# You should not hear this 2nd noise on sleep, but only on resume!
        aplay /usr/share/sounds/sound-icons/percussion-50.wav
        su {username} -c "/usr/bin/bash -c '/home/{username}/.config/scripts/monitor.sh'" &
        aplay /usr/share/sounds/sound-icons/piano-3.wav

sudo chmod +x /etc/acpi/laptop-lid.sh

nano ~/.Xdbus

export XDG_SEAT_PATH=/org/freedesktop/DisplayManager/Seat0

nano ~/.config/scripts/monitor.sh


dbus-monitor --session "type='signal',interface='org.gnome.ScreenSaver'" | \
  while true; do
    read X
    if echo $X | grep "boolean true" &> /dev/null; then
      echo `date` - SCREEN_LOCKED;
    elif echo $X | grep "boolean false" &> /dev/null; then
      #echo `date` - SCREEN_UNLOCKED;
      DISPLAY=:0 xrandr --output eDP1 --scale 1.5x1.5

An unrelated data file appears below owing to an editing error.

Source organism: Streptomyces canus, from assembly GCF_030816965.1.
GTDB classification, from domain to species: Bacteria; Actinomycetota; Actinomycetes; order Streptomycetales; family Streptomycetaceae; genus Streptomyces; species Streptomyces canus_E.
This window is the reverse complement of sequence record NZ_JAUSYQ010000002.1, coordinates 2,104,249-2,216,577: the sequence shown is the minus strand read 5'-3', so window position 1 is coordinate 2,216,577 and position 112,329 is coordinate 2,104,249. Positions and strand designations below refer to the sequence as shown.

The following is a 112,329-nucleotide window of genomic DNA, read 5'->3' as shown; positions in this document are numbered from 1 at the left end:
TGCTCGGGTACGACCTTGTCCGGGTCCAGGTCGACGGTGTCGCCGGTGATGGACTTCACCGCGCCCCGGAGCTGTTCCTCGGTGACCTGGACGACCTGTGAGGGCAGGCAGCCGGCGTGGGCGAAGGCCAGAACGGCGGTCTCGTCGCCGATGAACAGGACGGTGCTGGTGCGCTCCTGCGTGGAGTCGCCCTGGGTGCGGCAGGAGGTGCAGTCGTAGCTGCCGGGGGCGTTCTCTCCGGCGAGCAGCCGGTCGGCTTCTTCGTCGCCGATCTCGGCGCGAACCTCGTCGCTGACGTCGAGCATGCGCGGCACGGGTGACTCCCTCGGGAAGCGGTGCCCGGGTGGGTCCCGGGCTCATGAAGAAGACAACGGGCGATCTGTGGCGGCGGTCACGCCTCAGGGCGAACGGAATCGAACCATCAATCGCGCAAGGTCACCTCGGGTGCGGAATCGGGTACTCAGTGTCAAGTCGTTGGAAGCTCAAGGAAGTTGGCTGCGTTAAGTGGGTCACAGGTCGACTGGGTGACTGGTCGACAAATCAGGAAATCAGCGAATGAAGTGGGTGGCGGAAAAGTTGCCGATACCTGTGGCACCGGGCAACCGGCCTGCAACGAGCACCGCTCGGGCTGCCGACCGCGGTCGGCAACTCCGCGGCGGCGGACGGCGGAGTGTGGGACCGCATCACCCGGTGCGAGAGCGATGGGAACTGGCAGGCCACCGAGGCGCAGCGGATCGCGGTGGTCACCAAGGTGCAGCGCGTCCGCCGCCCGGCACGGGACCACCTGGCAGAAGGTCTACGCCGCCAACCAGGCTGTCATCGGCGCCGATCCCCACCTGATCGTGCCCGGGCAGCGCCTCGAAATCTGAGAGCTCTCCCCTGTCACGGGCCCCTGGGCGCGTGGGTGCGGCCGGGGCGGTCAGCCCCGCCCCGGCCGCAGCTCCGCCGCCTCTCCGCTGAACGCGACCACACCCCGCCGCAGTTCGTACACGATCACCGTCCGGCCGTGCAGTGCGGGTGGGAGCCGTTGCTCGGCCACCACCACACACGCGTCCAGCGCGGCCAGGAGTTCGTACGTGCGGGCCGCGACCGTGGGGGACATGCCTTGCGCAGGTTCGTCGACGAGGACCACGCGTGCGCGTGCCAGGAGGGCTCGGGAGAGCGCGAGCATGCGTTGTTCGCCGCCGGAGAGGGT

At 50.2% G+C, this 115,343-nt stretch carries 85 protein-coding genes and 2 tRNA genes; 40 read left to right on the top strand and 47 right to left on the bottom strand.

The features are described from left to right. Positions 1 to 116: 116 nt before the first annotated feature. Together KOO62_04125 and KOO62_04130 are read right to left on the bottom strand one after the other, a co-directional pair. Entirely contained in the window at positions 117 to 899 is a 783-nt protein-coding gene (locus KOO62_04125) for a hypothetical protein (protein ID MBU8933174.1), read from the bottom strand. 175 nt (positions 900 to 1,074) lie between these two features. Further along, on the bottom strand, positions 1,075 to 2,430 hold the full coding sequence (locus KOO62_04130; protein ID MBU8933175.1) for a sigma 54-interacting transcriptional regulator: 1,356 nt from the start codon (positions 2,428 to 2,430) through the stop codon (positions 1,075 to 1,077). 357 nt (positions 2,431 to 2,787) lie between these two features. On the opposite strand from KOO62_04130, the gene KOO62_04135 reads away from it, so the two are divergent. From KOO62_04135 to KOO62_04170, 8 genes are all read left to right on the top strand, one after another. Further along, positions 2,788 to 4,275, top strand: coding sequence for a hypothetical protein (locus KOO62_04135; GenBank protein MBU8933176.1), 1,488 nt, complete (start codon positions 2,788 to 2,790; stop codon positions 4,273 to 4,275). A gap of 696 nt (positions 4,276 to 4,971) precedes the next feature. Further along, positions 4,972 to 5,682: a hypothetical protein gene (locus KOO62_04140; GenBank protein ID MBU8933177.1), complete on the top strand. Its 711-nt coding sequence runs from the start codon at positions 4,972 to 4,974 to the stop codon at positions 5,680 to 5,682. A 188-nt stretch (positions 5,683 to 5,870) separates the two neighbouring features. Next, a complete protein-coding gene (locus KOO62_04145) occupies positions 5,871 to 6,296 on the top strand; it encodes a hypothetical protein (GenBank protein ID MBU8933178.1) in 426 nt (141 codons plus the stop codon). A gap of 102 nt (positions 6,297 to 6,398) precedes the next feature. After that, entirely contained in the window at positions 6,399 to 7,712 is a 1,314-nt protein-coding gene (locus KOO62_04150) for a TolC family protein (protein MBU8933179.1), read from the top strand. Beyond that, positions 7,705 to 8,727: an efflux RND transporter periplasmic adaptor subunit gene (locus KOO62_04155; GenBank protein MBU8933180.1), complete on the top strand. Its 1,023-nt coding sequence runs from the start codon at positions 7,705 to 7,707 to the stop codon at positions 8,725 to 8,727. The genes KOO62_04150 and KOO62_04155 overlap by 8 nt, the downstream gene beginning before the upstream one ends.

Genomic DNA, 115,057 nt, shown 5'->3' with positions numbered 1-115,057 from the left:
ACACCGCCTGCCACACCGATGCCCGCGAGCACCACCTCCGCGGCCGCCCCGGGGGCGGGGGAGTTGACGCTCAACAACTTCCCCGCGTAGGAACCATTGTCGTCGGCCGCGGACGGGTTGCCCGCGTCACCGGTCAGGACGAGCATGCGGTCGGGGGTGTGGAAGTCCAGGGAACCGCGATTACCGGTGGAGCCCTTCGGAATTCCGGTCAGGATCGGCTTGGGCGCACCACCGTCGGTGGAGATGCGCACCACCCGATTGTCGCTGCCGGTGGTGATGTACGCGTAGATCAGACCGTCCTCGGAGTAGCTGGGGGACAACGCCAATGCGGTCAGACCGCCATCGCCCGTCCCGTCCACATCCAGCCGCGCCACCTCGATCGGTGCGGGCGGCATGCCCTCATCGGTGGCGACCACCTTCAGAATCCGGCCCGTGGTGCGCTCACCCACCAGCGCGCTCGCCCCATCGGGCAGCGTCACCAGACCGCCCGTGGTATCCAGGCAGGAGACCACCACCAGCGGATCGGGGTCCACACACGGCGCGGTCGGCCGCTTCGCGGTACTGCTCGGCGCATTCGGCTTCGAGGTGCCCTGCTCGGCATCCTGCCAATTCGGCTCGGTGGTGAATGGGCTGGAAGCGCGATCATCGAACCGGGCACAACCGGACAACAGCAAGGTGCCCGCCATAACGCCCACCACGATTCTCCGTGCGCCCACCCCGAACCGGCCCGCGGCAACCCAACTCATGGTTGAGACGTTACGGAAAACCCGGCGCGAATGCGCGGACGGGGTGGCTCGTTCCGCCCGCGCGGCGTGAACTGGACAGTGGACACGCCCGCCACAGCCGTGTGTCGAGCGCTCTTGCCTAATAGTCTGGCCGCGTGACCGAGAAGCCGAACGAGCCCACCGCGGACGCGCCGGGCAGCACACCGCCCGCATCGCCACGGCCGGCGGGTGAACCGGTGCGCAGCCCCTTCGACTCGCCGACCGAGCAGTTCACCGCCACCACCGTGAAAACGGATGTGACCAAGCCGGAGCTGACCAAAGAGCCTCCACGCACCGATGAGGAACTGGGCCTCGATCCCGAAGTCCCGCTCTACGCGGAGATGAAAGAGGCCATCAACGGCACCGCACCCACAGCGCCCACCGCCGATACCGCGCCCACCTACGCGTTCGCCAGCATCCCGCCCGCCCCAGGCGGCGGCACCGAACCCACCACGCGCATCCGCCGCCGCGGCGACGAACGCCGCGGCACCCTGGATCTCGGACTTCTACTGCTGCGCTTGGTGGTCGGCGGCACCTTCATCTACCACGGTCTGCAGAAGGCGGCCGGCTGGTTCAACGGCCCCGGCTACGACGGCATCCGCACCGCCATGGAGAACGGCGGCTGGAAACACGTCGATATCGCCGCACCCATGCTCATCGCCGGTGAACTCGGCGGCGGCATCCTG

sleep 2
      DISPLAY=:0 wmctrl -l|awk '{$3=""; $2=""; $1=""; print $0}'| xargs -I % sh -c '{ DISPLAY=:0 wmctrl -r "%" -b toggle,shaded; sleep 0.1; DISPLAY=:0 wmctrl -r "%" -b toggle,shaded; }'
      sleep 1
      killall dbus-monitor
      killall monitor.sh

D.) Optional Fix screen tearing for Intel GPUs

sudo vi /etc/X11/xorg.conf.d/20-intel.conf

Section "Monitor"
    Identifier "Intel Graphics"

Section "Device"
  Identifier  "Intel Graphics"
  Driver      "intel"
  Option      "TearFree" "true"

And that’s it! You should now have a working Fractional HiDPI laptop running Ubuntu Budgie 20.04 under X11.

Also that line there is a little bit hackish as it simply toggles the window shade for all of your applications to clean up a graphical glitchy mess that would normally appear when you re-apply your scaling after a lid close suspend event.

Also it might be better to modify that line to actually slightly resize every window instead of toggling the shade. If anyone wants to work that out then I will add that as the primary method to clean up the graphical artifacts or inconjuction with toggling the window shade.